Dorsal-fin lappets in males slightly prolonged, rising distinctly above spine tips, in females about as long as spines; soft dorsal fin rounded, extending to about caudal-fin base or beyond. Soft anal fin rounded, often not reaching to caudal-fin base in females, reaching beyond caudal-fin base in males. Caudal fin subtruncate. Pectoral fin rounded, extending about ⅔ to vertical from anal-fin origin. Pelvic fin pointed, first and second ray equally long, forming tip, sexually dimorphic: reaching to vent or shorter in females, to base of first or second anal-fin spine in males.

Vertebrae 12 + 12 (3), 12 + 13 (19), 13 + 13 (1), 12 + 14 (2), and 13 + 12 (1), total 24–26. Dorsal-fin spines and rays XIV+ 7 (14), XIII+ 8 (1), XIII+ 7 (2), XIV+ 6 (3), XV+ 6 (4), XIII+ 6 (1), or XV+ 7 (1). Anal-fin spines and rays III+ 6 (6), III+ 7 (19), and III+ 8 (1). Caudal-fin with 11–13 principal and 3–4 dorsal and 3–5 ventral procurrent rays: 4 + 6 + 6 + 3 (4), 4 + 6 + 6 + 4 (17), 3 + 6 + 6 + 3 (2), 3 + 7 + 6 + 4 (1), 4 + 6 + 5 + 5 (1), and 4 + 6 + 6 + 5 (1).

Coloration in preservative. Background colour on head and body beige. Preorbital and postorbital stripes well developed, black. A number of dark-brown to black scales on nape. A series of five faint, dark-brown doublebar saddles originating from base of dorsal fin and extending ventrally for up to three scales on body and one incomplete double bar on caudal peduncle. Anterior dorsal fin with dark blotch covering membranes between dorsal-fin spines 1–3. Rest of dorsal fin, anal and pelvic fins, and base of caudal fin with dusky interradial membranes. Spinous dorsal fin, leading edges of pelvic and anal fins and ventral edge of caudal fin with white rim. Pectoral fin translucent.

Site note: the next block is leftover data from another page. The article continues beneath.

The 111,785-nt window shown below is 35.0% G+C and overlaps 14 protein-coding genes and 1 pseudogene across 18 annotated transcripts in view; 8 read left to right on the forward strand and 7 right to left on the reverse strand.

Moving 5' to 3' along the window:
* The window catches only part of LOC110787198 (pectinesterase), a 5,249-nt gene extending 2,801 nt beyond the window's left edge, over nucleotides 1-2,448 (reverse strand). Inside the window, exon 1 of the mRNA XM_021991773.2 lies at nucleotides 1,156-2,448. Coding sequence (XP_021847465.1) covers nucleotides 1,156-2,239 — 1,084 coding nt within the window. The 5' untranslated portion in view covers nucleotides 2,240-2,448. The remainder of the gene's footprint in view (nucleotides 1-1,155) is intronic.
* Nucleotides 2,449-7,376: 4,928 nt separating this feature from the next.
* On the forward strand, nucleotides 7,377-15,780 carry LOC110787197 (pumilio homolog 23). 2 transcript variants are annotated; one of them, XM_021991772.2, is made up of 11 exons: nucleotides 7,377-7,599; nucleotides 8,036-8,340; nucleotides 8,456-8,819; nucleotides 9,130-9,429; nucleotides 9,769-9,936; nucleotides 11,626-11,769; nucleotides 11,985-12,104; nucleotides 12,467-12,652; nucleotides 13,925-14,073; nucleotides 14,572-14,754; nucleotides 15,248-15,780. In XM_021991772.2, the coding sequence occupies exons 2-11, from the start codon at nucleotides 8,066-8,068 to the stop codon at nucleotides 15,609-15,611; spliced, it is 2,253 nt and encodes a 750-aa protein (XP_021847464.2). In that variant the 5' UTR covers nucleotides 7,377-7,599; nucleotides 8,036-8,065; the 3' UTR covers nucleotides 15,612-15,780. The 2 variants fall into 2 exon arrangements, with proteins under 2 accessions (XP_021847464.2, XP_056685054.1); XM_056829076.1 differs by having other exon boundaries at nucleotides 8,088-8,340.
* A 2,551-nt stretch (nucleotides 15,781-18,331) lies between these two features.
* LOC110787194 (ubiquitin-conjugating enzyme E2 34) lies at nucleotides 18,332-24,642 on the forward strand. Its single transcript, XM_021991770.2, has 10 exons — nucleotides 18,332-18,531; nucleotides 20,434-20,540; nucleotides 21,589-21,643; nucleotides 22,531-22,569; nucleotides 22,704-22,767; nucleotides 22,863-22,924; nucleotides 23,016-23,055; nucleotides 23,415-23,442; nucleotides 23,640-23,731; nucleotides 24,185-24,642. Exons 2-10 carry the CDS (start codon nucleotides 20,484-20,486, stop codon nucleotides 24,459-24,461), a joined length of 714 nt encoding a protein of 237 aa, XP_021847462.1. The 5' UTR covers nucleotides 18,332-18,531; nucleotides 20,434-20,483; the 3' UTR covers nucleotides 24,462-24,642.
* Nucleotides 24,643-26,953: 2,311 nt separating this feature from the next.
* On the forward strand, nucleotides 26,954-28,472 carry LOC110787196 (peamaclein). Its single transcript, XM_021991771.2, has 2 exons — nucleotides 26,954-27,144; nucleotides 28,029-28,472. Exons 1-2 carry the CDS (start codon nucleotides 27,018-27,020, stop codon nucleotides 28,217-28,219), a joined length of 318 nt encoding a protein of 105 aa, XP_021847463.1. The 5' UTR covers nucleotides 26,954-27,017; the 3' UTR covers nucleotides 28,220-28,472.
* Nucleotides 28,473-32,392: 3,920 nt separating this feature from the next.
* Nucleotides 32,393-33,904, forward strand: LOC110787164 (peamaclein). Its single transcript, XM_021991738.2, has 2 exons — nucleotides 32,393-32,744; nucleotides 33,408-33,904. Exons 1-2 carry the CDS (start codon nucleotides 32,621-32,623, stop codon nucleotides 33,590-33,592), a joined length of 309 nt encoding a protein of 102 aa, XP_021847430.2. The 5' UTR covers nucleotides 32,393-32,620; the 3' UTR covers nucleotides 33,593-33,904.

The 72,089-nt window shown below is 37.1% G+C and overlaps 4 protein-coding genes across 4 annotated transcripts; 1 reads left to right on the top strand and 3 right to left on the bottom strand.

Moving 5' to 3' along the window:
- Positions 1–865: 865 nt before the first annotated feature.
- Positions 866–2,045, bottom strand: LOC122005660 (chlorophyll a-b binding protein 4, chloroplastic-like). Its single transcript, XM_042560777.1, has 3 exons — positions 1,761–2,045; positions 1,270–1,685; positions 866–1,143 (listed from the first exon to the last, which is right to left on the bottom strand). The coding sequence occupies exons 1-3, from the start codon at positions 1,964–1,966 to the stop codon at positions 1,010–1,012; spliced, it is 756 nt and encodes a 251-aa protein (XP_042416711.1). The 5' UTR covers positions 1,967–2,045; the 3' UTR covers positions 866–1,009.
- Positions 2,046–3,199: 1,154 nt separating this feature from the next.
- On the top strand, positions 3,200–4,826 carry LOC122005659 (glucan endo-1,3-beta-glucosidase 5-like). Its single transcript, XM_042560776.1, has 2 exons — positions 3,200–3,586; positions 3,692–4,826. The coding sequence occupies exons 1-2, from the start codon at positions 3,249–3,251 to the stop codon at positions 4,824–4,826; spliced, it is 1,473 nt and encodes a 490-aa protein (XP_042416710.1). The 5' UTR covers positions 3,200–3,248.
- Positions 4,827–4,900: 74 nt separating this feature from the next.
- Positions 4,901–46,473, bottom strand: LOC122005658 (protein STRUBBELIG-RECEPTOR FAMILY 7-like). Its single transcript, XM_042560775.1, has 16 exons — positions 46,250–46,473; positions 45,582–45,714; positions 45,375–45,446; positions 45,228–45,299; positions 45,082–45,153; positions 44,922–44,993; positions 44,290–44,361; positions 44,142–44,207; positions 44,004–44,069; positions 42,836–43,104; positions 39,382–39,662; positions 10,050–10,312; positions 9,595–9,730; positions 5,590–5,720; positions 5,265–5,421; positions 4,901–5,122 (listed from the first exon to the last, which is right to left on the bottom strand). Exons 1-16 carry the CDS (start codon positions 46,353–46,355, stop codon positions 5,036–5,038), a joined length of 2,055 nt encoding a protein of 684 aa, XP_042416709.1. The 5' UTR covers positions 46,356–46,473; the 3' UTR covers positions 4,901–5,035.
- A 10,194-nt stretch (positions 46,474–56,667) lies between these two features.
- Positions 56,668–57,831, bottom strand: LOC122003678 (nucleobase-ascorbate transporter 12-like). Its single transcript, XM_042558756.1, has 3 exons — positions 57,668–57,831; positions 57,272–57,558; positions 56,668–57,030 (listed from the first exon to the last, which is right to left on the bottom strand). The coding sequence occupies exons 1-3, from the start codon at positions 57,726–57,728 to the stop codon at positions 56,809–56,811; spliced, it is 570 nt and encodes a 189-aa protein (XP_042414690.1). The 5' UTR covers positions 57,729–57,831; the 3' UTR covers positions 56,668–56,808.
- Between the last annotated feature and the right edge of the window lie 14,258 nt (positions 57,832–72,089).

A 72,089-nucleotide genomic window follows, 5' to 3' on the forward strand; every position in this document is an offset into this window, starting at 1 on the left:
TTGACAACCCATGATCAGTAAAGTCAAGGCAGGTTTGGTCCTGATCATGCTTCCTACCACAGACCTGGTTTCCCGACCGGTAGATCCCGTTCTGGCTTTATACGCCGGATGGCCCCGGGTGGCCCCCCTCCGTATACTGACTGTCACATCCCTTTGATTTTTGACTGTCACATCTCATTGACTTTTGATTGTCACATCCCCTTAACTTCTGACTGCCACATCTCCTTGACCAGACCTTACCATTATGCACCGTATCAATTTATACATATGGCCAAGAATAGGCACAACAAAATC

Coloration in life. Overall pattern of colour markings in specimens right after capture similar to preserved specimens ( Fig. 2View FIGURE 2). Subdistal white rim of spinous dorsal fin bordered distally by black narrow band. Cheek, opercle and cleithrum with some iridescence.

In acclimatized specimens subdistal band in dorsal fin, leading edge of pelvic fins, and distal rim of anal fin bright bluish white ( Fig. 2View FIGURE 2). Pre- and postorbital stripes conspicuous. Double bar saddles orange brown, belly region a uniform lighter brown. Anteriormost two membranes of dorsal fin up to subdistal band with dense covering of melanophores. More posterior fin membranes of dorsal fin and those of caudal and anal fins with fewer melanophores and more orange-brown chromatophores.

Distribution and habitat ( Figs. 3View FIGURE 3, 4View FIGURE 4). Dario kajal  is currently known from the type locality, Seinphoh stream near Jowai in the Jaintia hills in Meghalaya, India. Seinphoh stream is a tributary of the Myntdu River. The fish were collected from a small, shallow pool with stagnant to slow-flowing water. The pool was turbid at the time of collection and had no aquatic vegetation. Because the Myntdu River continues into Bangladesh, this species is also likely to occur there.

Etymology. The species name is derived from the Hindi word kajal  meaning black eyeliner, especially used by traditional Indian dancers, in allusion to the prominent orbital stripes of the new species.

Remarks. This species has been referred to as Dario  sp. “Jaintia Hills” in the aquarium literature (see Werth 2009).

TABLE 1. Selected morphometric characters of 10 specimens (5 males and 5 females) of Dario kajal including holotype (values for the holotype are in parentheses).

BMNH 2006.8.2.1 + BMNH 2006.8.2.2-26 (n=10)